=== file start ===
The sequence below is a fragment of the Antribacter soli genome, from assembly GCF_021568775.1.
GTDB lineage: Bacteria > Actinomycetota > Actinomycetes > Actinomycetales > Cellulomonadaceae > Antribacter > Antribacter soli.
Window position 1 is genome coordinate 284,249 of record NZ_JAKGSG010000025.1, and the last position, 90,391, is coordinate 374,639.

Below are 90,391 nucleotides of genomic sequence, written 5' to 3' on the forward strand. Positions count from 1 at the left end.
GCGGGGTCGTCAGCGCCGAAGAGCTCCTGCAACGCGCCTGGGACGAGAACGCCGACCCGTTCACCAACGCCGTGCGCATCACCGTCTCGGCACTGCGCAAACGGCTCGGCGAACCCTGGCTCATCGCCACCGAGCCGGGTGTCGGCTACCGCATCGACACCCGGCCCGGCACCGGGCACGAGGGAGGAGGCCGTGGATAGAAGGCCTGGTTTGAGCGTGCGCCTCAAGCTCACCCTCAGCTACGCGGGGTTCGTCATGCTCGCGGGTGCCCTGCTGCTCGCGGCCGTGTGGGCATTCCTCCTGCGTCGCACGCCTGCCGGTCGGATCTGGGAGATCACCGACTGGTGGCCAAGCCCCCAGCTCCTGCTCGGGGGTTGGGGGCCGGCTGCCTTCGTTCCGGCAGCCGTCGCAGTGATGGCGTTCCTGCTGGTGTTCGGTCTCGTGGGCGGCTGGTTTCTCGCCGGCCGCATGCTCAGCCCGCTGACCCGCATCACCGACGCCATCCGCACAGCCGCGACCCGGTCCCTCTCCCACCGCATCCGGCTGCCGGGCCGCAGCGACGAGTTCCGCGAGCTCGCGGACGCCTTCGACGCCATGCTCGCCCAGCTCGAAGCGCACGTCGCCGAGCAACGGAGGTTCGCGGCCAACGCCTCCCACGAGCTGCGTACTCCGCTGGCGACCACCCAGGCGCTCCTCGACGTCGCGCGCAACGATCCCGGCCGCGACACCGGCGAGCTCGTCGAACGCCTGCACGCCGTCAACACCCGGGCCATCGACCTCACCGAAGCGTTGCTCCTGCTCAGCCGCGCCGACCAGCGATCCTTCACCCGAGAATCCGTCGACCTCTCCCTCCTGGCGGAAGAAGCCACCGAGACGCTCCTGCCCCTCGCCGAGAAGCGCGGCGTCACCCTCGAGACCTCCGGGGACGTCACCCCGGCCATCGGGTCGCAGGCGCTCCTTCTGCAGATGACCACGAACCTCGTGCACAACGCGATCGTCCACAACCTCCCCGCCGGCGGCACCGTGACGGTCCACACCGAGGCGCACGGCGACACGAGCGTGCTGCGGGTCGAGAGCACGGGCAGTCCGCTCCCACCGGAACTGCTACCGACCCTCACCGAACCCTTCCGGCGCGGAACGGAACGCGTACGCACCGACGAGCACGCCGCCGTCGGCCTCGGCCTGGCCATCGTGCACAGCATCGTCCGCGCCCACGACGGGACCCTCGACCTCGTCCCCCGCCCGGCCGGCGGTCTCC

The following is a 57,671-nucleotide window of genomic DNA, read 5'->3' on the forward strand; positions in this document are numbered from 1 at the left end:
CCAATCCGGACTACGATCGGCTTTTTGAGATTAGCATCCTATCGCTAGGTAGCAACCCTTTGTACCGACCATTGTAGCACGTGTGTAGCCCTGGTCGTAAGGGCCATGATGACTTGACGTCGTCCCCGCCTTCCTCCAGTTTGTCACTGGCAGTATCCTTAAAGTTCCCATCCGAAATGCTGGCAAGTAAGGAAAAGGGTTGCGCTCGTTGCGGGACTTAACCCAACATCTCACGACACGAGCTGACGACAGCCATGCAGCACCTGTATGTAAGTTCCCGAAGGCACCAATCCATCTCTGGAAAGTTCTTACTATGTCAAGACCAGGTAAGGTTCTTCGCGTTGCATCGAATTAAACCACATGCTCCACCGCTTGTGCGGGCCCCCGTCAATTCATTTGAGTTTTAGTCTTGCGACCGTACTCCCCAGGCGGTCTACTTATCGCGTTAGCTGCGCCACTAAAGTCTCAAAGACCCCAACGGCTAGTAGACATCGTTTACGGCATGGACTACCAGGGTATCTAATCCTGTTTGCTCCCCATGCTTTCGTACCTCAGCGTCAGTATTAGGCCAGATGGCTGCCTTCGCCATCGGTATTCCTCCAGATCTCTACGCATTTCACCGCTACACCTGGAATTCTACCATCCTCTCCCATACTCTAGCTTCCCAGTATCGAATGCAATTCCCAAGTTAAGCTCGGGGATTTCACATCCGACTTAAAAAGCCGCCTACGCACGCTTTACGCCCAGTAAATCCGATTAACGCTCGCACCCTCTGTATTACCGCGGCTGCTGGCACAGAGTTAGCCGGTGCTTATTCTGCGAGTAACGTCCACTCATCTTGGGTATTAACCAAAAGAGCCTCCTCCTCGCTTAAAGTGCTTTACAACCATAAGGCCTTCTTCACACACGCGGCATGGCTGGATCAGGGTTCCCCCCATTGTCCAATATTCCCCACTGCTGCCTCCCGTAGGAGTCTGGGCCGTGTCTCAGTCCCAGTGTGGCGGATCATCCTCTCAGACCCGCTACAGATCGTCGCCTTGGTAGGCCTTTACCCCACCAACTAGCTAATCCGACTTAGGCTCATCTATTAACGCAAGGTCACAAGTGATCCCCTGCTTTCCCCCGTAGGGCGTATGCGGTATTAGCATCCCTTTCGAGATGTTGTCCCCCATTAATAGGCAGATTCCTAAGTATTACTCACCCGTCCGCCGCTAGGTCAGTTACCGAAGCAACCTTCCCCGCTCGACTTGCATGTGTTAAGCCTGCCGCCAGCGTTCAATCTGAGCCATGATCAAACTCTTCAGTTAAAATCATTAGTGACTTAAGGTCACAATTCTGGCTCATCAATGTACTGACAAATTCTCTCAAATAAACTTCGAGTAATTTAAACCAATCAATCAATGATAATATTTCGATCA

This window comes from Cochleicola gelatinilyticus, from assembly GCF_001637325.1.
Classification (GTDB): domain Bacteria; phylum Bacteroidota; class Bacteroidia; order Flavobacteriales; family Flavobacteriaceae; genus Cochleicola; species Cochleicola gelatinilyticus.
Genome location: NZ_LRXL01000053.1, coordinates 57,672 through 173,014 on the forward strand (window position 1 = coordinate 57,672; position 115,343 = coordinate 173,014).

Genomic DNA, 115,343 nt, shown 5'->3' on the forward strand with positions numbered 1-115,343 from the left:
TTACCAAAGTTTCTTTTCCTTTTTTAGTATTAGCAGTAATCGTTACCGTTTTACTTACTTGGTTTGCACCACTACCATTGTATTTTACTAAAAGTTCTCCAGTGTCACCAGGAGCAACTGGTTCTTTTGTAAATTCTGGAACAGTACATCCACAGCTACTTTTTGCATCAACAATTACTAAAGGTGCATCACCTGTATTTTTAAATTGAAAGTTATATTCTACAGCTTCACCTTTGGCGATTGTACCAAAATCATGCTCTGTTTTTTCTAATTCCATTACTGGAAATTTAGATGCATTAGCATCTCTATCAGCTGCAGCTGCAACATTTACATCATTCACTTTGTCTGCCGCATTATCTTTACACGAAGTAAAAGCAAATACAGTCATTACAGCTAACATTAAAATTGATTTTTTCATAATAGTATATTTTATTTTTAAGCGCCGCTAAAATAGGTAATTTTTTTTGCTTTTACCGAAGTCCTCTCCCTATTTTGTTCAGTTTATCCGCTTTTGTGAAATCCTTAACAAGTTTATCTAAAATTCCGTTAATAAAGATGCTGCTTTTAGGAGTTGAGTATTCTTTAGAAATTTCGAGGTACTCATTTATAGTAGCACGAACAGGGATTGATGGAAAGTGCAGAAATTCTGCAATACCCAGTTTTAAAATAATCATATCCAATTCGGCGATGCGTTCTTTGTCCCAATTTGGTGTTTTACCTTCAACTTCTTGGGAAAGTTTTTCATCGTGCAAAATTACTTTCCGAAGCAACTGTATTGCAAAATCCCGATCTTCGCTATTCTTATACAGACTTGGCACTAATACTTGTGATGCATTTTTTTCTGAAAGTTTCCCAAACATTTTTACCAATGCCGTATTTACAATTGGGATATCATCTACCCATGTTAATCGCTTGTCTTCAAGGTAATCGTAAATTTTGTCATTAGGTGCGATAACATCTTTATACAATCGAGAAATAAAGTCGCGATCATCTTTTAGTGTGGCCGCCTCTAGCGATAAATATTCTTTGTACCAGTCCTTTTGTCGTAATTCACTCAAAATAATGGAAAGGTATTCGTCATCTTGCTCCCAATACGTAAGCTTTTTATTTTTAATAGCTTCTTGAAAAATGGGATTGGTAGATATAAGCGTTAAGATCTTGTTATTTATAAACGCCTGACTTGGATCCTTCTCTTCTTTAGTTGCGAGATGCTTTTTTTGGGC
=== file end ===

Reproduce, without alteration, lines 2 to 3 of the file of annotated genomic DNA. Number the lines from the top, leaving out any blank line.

GTDB lineage: Bacteria > Actinomycetota > Actinomycetes > Actinomycetales > Cellulomonadaceae > Antribacter > Antribacter soli.
Window position 1 is genome coordinate 284,249 of record NZ_JAKGSG010000025.1, and the last position, 90,391, is coordinate 374,639.